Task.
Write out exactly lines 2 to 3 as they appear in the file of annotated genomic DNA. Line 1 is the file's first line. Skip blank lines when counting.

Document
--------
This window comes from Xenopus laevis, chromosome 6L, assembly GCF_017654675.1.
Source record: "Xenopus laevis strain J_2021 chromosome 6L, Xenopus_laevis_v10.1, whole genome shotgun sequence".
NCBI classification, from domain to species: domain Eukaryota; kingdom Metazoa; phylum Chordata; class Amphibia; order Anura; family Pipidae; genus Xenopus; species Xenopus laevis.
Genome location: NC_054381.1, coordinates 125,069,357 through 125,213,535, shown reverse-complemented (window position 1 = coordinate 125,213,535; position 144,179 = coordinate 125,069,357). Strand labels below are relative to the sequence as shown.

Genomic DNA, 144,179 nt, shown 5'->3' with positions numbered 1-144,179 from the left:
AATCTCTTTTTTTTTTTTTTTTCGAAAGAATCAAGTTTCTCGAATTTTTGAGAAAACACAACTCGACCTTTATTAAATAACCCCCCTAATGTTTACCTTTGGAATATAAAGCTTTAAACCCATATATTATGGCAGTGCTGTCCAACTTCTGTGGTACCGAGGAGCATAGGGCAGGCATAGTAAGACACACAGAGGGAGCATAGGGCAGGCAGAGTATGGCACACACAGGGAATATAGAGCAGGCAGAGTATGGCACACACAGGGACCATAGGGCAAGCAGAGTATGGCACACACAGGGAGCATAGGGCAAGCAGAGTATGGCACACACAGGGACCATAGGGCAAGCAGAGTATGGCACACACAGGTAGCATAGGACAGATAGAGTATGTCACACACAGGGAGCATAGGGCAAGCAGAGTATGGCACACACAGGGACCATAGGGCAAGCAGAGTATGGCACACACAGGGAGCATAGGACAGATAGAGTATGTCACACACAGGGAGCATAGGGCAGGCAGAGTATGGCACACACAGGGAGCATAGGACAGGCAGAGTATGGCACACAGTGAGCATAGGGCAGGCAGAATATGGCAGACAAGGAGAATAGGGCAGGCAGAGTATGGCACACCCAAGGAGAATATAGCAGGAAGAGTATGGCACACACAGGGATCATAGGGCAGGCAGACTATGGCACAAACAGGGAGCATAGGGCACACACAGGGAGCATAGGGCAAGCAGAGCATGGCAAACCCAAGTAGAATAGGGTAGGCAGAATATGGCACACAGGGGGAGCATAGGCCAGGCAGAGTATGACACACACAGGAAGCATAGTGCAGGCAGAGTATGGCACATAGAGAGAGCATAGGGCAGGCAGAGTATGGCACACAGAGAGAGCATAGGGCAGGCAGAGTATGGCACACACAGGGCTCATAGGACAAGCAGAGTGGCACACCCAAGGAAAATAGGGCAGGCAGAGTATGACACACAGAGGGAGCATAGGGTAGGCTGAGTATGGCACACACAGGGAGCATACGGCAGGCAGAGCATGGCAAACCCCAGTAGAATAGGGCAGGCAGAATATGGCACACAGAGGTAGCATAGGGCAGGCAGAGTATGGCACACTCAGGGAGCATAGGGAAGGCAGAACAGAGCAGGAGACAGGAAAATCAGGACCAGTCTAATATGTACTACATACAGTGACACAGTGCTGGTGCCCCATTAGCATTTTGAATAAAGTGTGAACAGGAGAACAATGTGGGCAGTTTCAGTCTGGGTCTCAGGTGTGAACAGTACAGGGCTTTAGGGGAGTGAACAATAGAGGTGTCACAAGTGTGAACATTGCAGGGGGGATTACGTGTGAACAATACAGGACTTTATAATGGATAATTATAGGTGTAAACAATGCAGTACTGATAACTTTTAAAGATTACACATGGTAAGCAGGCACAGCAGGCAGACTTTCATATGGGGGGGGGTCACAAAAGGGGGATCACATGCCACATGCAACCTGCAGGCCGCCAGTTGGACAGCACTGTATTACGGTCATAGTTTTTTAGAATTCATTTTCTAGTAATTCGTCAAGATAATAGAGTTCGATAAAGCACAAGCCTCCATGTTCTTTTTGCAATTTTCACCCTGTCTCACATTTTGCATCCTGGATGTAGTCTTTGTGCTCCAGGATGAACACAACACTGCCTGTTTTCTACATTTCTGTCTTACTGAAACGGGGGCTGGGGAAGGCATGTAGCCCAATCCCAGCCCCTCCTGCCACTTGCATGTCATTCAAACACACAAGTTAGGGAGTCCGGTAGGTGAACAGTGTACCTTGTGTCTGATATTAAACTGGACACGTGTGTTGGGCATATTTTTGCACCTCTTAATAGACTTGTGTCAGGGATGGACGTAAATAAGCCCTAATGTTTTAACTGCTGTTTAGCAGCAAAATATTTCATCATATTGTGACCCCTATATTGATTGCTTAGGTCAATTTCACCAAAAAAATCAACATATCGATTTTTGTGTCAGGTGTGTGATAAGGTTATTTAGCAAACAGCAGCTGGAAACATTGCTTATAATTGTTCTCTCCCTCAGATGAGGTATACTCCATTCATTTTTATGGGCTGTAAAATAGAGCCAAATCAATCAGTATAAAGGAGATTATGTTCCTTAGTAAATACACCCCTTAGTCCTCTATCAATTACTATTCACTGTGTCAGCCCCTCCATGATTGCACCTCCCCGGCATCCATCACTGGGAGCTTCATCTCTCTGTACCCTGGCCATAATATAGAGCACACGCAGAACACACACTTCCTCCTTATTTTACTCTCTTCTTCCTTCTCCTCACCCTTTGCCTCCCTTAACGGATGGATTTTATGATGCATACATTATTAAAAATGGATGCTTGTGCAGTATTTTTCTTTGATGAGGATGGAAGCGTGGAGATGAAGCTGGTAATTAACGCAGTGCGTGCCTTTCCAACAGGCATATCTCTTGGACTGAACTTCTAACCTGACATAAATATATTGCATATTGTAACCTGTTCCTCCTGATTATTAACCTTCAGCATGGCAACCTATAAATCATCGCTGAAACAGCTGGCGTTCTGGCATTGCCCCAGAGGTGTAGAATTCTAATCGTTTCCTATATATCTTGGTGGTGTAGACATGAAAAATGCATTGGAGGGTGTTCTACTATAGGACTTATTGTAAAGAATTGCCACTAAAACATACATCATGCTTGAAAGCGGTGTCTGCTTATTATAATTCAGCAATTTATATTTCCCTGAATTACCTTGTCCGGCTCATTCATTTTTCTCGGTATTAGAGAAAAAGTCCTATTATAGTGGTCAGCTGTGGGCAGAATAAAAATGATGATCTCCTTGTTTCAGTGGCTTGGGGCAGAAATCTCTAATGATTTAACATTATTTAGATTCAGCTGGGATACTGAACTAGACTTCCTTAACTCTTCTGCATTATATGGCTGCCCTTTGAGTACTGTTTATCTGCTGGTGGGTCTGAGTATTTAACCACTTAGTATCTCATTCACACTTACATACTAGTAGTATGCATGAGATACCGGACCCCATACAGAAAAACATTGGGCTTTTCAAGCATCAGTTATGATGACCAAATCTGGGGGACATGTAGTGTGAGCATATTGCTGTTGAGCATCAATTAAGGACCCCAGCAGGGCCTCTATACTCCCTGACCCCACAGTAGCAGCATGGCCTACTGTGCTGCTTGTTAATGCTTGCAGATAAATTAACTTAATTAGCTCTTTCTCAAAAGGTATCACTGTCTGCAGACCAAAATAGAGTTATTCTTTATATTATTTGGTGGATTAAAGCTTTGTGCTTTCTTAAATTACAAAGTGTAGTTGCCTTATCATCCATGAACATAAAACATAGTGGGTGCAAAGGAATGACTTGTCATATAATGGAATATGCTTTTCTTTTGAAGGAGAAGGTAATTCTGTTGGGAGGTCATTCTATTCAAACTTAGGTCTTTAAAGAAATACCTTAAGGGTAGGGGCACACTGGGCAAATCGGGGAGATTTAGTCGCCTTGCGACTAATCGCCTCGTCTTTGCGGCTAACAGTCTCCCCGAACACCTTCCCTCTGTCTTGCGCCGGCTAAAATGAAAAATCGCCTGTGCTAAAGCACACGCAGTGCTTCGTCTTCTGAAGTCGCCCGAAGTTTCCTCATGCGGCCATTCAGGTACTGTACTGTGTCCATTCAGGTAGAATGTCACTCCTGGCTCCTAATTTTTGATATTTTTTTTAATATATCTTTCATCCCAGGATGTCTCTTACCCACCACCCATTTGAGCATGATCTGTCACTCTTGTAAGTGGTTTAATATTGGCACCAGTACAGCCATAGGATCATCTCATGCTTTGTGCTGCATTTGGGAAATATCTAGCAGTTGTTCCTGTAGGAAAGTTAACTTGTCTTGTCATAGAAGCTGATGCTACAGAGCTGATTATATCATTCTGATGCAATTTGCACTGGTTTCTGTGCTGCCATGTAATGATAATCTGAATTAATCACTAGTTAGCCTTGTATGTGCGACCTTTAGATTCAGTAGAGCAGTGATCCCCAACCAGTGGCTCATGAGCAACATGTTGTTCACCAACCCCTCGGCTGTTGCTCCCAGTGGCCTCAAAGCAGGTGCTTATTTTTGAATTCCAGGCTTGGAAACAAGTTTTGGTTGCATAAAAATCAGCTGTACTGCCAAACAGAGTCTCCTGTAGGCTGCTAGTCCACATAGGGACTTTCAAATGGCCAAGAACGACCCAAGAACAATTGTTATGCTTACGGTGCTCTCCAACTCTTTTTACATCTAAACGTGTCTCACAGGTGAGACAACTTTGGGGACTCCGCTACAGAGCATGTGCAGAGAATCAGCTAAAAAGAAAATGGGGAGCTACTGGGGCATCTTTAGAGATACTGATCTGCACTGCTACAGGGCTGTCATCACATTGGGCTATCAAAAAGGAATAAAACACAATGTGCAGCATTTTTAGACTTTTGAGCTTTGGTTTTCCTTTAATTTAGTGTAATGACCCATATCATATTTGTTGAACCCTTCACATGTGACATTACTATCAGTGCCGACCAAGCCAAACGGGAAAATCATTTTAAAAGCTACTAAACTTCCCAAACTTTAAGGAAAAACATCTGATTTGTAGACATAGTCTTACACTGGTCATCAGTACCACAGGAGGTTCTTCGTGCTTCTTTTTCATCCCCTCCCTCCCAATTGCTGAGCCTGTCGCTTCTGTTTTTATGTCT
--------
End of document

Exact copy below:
Source record: "Xenopus laevis strain J_2021 chromosome 6L, Xenopus_laevis_v10.1, whole genome shotgun sequence".
NCBI classification, from domain to species: domain Eukaryota; kingdom Metazoa; phylum Chordata; class Amphibia; order Anura; family Pipidae; genus Xenopus; species Xenopus laevis.